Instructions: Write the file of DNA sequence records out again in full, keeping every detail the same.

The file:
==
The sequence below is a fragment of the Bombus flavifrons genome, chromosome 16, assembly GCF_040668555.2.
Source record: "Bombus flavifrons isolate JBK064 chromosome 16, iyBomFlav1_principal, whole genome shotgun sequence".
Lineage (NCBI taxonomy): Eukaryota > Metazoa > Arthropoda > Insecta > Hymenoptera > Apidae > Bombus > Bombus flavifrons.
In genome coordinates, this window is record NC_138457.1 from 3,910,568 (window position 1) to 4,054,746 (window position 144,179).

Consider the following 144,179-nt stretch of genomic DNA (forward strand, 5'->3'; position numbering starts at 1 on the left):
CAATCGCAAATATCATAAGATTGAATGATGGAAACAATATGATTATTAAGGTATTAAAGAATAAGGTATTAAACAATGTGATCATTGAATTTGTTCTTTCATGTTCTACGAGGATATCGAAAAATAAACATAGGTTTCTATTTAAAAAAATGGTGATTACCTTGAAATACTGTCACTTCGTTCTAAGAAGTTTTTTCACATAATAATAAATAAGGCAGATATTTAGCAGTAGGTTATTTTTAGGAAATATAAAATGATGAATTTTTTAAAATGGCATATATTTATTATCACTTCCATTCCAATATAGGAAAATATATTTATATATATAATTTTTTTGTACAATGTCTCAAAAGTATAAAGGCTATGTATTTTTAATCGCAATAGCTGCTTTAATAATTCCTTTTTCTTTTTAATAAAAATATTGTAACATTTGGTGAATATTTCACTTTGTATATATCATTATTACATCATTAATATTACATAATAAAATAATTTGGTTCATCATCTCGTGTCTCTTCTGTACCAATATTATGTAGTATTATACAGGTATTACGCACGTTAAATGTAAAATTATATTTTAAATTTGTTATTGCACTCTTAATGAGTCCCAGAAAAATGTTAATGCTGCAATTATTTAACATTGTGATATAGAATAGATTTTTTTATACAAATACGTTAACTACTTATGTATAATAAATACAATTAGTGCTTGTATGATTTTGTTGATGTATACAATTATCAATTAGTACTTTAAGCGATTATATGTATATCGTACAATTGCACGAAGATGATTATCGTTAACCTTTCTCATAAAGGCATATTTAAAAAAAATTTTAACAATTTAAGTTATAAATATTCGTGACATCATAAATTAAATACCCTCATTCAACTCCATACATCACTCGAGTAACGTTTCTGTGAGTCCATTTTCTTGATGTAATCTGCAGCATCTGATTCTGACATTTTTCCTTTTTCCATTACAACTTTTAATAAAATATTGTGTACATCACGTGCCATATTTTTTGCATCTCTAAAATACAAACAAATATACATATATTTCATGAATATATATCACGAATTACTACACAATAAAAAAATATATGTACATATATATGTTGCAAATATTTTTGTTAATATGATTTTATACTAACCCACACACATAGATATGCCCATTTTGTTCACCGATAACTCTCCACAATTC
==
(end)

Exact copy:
The sequence below is a fragment of the Bombus flavifrons genome, chromosome 16, assembly GCF_040668555.2.
Source record: "Bombus flavifrons isolate JBK064 chromosome 16, iyBomFlav1_principal, whole genome shotgun sequence".
Lineage (NCBI taxonomy): Eukaryota > Metazoa > Arthropoda > Insecta > Hymenoptera > Apidae > Bombus > Bombus flavifrons.
In genome coordinates, this window is record NC_138457.1 from 3,910,568 (window position 1) to 4,054,746 (window position 144,179).

Consider the following 144,179-nt stretch of genomic DNA (forward strand, 5'->3'; position numbering starts at 1 on the left):
CAATCGCAAATATCATAAGATTGAATGATGGAAACAATATGATTATTAAGGTATTAAAGAATAAGGTATTAAACAATGTGATCATTGAATTTGTTCTTTCATGTTCTACGAGGATATCGAAAAATAAACATAGGTTTCTATTTAAAAAAATGGTGATTACCTTGAAATACTGTCACTTCGTTCTAAGAAGTTTTTTCACATAATAATAAATAAGGCAGATATTTAGCAGTAGGTTATTTTTAGGAAATATAAAATGATGAATTTTTTAAAATGGCATATATTTATTATCACTTCCATTCCAATATAGGAAAATATATTTATATATATAATTTTTTTGTACAATGTCTCAAAAGTATAAAGGCTATGTATTTTTAATCGCAATAGCTGCTTTAATAATTCCTTTTTCTTTTTAATAAAAATATTGTAACATTTGGTGAATATTTCACTTTGTATATATCATTATTACATCATTAATATTACATAATAAAATAATTTGGTTCATCATCTCGTGTCTCTTCTGTACCAATATTATGTAGTATTATACAGGTATTACGCACGTTAAATGTAAAATTATATTTTAAATTTGTTATTGCACTCTTAATGAGTCCCAGAAAAATGTTAATGCTGCAATTATTTAACATTGTGATATAGAATAGATTTTTTTATACAAATACGTTAACTACTTATGTATAATAAATACAATTAGTGCTTGTATGATTTTGTTGATGTATACAATTATCAATTAGTACTTTAAGCGATTATATGTATATCGTACAATTGCACGAAGATGATTATCGTTAACCTTTCTCATAAAGGCATATTTAAAAAAAATTTTAACAATTTAAGTTATAAATATTCGTGACATCATAAATTAAATACCCTCATTCAACTCCATACATCACTCGAGTAACGTTTCTGTGAGTCCATTTTCTTGATGTAATCTGCAGCATCTGATTCTGACATTTTTCCTTTTTCCATTACAACTTTTAATAAAATATTGTGTACATCACGTGCCATATTTTTTGCATCTCTAAAATACAAACAAATATACATATATTTCATGAATATATATCACGAATTACTACACAATAAAAAAATATATGTACATATATATGTTGCAAATATTTTTGTTAATATGATTTTATACTAACCCACACACATAGATATGCCCATTTTGTTCACCGATAACTCTCCACAATTC